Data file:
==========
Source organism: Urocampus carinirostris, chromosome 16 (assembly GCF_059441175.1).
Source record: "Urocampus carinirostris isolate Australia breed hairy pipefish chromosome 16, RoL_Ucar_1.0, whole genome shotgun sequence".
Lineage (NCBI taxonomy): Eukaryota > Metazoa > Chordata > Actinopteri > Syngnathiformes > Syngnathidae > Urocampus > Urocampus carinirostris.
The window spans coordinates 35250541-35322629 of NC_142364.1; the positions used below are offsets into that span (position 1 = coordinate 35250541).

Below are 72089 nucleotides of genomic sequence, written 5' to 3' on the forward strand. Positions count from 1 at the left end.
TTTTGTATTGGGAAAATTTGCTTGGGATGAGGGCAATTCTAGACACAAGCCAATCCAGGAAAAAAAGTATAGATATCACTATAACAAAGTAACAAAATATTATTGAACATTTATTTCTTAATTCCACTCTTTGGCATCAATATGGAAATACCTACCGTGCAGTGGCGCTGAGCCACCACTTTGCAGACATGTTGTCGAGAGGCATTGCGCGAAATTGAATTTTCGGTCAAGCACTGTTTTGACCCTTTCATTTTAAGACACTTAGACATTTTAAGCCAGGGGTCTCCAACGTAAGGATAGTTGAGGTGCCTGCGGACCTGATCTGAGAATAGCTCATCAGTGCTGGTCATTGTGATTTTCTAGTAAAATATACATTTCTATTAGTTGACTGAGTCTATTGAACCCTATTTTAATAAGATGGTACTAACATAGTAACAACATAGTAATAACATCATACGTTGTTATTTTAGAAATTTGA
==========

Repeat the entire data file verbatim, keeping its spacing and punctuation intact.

Source organism: Urocampus carinirostris, chromosome 16 (assembly GCF_059441175.1).
Source record: "Urocampus carinirostris isolate Australia breed hairy pipefish chromosome 16, RoL_Ucar_1.0, whole genome shotgun sequence".
Lineage (NCBI taxonomy): Eukaryota > Metazoa > Chordata > Actinopteri > Syngnathiformes > Syngnathidae > Urocampus > Urocampus carinirostris.
The window spans coordinates 35250541-35322629 of NC_142364.1; the positions used below are offsets into that span (position 1 = coordinate 35250541).

Below are 72089 nucleotides of genomic sequence, written 5' to 3' on the forward strand. Positions count from 1 at the left end.
TTTTGTATTGGGAAAATTTGCTTGGGATGAGGGCAATTCTAGACACAAGCCAATCCAGGAAAAAAAGTATAGATATCACTATAACAAAGTAACAAAATATTATTGAACATTTATTTCTTAATTCCACTCTTTGGCATCAATATGGAAATACCTACCGTGCAGTGGCGCTGAGCCACCACTTTGCAGACATGTTGTCGAGAGGCATTGCGCGAAATTGAATTTTCGGTCAAGCACTGTTTTGACCCTTTCATTTTAAGACACTTAGACATTTTAAGCCAGGGGTCTCCAACGTAAGGATAGTTGAGGTGCCTGCGGACCTGATCTGAGAATAGCTCATCAGTGCTGGTCATTGTGATTTTCTAGTAAAATATACATTTCTATTAGTTGACTGAGTCTATTGAACCCTATTTTAATAAGATGGTACTAACATAGTAACAACATAGTAATAACATCATACGTTGTTATTTTAGAAATTTGA